Ministry of Transportation / Ministère des Transports
Home
Home > Road Safety > Distracted Driving > Driving Requires Your Full Attention
Text size Enlarge Text Shrink Text
Search Search  |  

Driving requires your full attention

Ontario's ban on hand-held devices while driving took effect on October 26, 2009.

The law makes it illegal for drivers to talk, text, type, dial or email using hand-held cell phones and other hand-held communications and entertainment devices. The law also prohibits drivers from viewing display screens unrelated to the driving task, such as laptops or DVD players, while driving. The use of hands-free devices is still permitted, and drivers may use hand-held devices to call 9-1-1.

'Hands-free' use means that apart from activating or deactivating the device, it is not held during use and the driver is not physically interacting with or manipulating it.  Actions such as dialing or scrolling through contacts, or manually programming a GPS device, for example, are not allowed.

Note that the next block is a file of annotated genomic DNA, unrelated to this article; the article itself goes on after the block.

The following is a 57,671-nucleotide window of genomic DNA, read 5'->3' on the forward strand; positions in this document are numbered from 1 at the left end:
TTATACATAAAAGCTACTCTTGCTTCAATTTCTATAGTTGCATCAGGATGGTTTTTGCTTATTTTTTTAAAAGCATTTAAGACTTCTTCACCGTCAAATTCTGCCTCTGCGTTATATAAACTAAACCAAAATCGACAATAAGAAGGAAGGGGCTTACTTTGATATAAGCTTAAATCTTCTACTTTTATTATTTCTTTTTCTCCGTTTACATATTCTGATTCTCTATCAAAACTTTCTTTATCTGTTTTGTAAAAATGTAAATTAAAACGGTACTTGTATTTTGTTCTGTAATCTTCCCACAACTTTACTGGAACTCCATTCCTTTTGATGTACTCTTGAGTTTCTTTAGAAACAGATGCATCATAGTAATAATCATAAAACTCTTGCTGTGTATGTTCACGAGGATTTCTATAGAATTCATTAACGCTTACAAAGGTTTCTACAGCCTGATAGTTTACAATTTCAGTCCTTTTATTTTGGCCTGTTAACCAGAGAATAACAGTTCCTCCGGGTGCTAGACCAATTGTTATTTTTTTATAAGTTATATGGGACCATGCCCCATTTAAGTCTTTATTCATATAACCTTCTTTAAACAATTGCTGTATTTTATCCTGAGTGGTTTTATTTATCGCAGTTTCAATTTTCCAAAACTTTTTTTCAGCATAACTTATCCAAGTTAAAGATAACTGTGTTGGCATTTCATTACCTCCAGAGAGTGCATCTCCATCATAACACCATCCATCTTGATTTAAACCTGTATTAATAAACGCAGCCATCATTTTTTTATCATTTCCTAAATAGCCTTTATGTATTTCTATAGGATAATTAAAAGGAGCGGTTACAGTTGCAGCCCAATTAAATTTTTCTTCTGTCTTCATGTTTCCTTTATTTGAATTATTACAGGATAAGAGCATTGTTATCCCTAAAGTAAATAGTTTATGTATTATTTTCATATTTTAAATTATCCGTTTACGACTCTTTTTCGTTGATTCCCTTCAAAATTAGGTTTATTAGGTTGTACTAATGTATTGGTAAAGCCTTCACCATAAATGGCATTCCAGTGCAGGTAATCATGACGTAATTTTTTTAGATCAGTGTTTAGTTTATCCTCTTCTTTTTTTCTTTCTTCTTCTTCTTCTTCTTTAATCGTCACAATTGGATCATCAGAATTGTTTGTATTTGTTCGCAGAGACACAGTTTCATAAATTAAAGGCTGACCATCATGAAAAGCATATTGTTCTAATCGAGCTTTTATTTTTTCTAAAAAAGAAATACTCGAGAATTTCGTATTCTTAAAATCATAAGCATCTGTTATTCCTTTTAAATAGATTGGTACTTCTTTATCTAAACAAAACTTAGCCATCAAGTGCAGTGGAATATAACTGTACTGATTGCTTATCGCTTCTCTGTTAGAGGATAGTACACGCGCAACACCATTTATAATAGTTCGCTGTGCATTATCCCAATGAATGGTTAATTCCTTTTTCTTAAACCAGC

Drivers caught using a hand-held device will face a set fine of $225 plus a victim surcharge and court fees for a total of $280. Drivers who challenge the ticket in court face fines of up to $500.

News Releases:

March 17, 2014: Improving Road Safety In Ontario

January 29, 2010: Distracted Driving Fines Start February 1

Driving requires your full attention.

Many drivers today tend to view driving, especially in familiar environments, as a simple everyday task that requires minimal attention. In fact, driving is a complex task that requires your full attention every time you get behind the wheel. At the very least you are:

  • Operating a heavy piece of machinery at high speed
  • Navigating across changing terrain
  • Calculating speeds and distances
  • Responding to other drivers, signs signals and obstacles around you

The dangers of distracted driving are real and the evidence speaks for itself:  drivers who use cell phones are four times more likely to be in a collision than a driver who is focused on the road. Cell phones and other wireless communication and entertainment devices are a significant visual and cognitive distraction for drivers, with average "eyes off the road" times that increase the risk of collision considerably. At highway speed, a driver sending a simple text message travels the length of a football field without looking at the road.